On August 15, 1931, the Story City Bakery held a Tall Corn Contest. Mr. Valline, the baker, offered cash prizes for the 15 tallest stalks. The contest sponsored by the local bakery in cooperation with the Vocational Agriculture Department at the High School brought out 67 participants. At the conclusion of the judging, prizes were awarded, contestants were served lemonade and cookies, and group photos were taken. Each contestant received a free copy of the group photo. Below are the contest rules, the list of prizes offered, and the winners as described the following week in the Herald.
Date of contest is August 15th. Entries may be made from 1:30 p.m. to 4 p.m. Contestant must be a man 21 years or older and must be a farm owner or renter. Contest management will furnish identification cards. All stalks entered will become the property of the contest management. Stalks will be measured from the ground line to the tip of the tassel. Crooked stalks will be straightened for measurement. Each contestant may enter only one stalk for prize. Prizes will be paid at 4:30 p.m. the same day. Contest will be staged in the parking east of the bakery.
Tallest corn stalk: 1st $1, 2nd 75c, 3rd 50c, 4th 25c, 5th 20c, 6th 15c, 7th to 15th 10 cents each.
From August 20, 1931 Herald
“A. C. Reinsch received the new one dollar-bill, as first prize for his fourteen foot one inch stalk. In the coin flip T. Z. Henryson took second place and 75c, O. C Vangness drew third place and 50c, while E. C. Frette was forced to take fourth place and 25c. These men tied on stalks thirteen feet and three inches in height. Hans Hendrickson won fifth place and 20c by a coin flip, forcing Amos Fossel to take sixth place and 15c for his thirteen foot and one inch stalk. Guy Heers and S. T. Farmer won a dime each with their thirteen foot stalks. M. Mathiason, T. C. Carpenter, Harry Henderson, C. Richards and T. T. Wicks won ten cents each with stalks ranging from twelve foot eight inches to twelve foot eleven and one-half inches in height.”
In honor of the 100th anniversary of the United States entering World War 1, our photo of the month for April is of Alfred Jacobson during his time stationed in Hawaii. This photo of Alfred was recently donated by his daughter Katherine Munsen. It shows Alfred, who is second from the left, in Libby's pineapple fields.
Several Story City men were stationed at three different forts in Hawaii. This group of seven men volunteered for service shortly after the U.S. declared war on April 6th. A total of 16 men from Story City had volunteered for service during April of 1917. Fred Jensen wrote a letter to the editor of the Herald on June 23, 1917 which was printed in the July 12, 1917 edition of the Herald. In his letter, Fred writes of their travel aboard the U.S. Transport Sherman to Honolulu and their time in quarantine as several cases of measles broke out on the trip. Here is an excerpt:
"So far we have been lucky in staying together. Alfred Jacobson, Elmer Wendel, Andrew Matson, Milton Olson, Will Peterson and myself are here in the same camp. Oscar Dale is in a camp at Fort De Russey, which is six miles from here. We will be released from quarantine next Saturday, and will be assigned to our respective companies. Elmer Wendel, Milton Olson and Will Peterson will go to Ft. DeRussey; Andrew Matson will stay at Ft. Kamehameha. and Alfred Jacobson and myself to Ft. Armstrong."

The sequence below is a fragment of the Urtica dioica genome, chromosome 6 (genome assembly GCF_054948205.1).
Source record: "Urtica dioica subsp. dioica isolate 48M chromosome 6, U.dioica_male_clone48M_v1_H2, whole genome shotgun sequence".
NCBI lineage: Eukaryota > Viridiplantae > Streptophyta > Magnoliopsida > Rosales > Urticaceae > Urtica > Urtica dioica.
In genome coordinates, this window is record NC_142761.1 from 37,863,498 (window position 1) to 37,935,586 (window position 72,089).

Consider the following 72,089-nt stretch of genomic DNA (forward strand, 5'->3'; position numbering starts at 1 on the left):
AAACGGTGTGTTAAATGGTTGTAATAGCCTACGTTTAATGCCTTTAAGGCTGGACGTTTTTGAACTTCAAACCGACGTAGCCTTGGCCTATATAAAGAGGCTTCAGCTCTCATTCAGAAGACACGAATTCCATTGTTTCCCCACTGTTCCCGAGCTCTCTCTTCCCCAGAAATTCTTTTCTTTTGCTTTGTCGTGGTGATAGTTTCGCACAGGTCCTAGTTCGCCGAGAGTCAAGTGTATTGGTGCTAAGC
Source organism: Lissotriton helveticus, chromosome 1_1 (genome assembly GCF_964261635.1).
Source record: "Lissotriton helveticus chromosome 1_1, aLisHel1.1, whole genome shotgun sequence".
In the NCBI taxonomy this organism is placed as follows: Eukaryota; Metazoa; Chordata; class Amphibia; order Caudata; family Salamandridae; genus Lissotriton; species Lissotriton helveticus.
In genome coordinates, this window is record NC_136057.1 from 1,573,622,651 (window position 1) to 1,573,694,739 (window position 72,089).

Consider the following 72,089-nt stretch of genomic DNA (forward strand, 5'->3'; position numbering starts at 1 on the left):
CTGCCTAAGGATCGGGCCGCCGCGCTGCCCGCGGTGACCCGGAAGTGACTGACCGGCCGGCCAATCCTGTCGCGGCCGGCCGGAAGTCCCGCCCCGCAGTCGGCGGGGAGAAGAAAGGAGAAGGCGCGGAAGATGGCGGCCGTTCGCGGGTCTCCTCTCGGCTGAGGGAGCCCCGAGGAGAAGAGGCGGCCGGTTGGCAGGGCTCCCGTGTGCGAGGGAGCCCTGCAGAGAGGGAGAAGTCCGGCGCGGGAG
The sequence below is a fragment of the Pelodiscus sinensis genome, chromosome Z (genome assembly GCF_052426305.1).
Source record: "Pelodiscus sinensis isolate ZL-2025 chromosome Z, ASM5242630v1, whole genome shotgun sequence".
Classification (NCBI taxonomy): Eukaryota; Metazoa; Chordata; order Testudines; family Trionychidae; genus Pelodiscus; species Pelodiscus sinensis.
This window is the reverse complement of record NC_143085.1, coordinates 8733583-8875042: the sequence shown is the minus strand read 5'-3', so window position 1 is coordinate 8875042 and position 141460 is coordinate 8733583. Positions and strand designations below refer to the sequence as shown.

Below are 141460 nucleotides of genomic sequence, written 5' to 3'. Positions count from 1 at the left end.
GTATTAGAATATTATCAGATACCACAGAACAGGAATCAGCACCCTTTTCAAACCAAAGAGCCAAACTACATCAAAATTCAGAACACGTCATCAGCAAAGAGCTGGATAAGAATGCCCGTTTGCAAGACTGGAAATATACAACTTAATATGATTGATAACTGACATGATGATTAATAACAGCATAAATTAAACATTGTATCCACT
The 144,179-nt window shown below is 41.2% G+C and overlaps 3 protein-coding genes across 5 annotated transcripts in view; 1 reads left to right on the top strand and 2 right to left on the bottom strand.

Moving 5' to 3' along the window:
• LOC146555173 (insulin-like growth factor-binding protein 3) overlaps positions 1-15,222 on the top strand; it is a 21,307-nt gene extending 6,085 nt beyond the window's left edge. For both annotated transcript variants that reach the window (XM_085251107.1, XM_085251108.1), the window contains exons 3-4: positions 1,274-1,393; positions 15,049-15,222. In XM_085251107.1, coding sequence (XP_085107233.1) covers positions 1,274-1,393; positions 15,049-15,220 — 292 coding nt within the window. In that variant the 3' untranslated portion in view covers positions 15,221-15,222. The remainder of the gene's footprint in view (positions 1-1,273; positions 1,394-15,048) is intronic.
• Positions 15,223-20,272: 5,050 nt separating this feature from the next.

The Historical Society will have the Story City in WWI exhibit installed for our Spring Dinner and Presentation on April 27th. The community is welcome to attend. If you are not able to visit on the 27th, the exhibit will be up through 2018. We also look forward to sharing Story City's WWI history over the next two years via our website and Facebook page.
This photo was taken on March 23, 1923. In order to establish road connections between Story City and Roland, Mayors Jacobson and Skromme organized shoveling crews to clear away snow from a twenty-foot drift on the Roland road three miles east of Story City. Seventeen men from Story City took part in the shoveling bee. Pictured are O.L. Ose, John Lee, Ben Holm, Q.T. Sande, Lester Swenson, Ed Charlson, Ding Larson, Tom Matson, Chris Lekness, Chris Johnson, Bernt Egenes, Otis Sevde, Fritchoff Larson, and Bill Peterson. We hope March 23, 2017 has far less snow than that date 94 years prior.
The Historical Society is featuring two photos from a Story City Federated Women's Club (FWC) meeting that was held on January 16, 1950. Mrs. Stanton James presented a program on "antiques" in a unique manner. From the January 19, 1950 Herald article on the program: "She began with an original poem, in which she invited her neighbors in for a cup of coffee and to preview the trousseau of her daughter who was about to be married and was planning a year's honeymoon trip, so the garments were from every season of the year." Many beautiful costumes dating back several years were modeled. Photographed here are the summer and winter costumes. Mrs. James also had variety of wedding gifts on display and gave the history of many of them, including a music box, a framed hair wreath, Battenberg scarfs, Haviland china dishes, copper from Norway, etc. The Story City FWC was officially organized on September 19, 1938. Regular session meetings were held in the Community Hall (now known as Grand Viking Hall). This club had one of the largest memberships of any of Story City's women's organizations. At the time of the 1950 meeting, the membership totaled 128. We would like to thank Katherine Munsen for donating these photos to the Historical Society.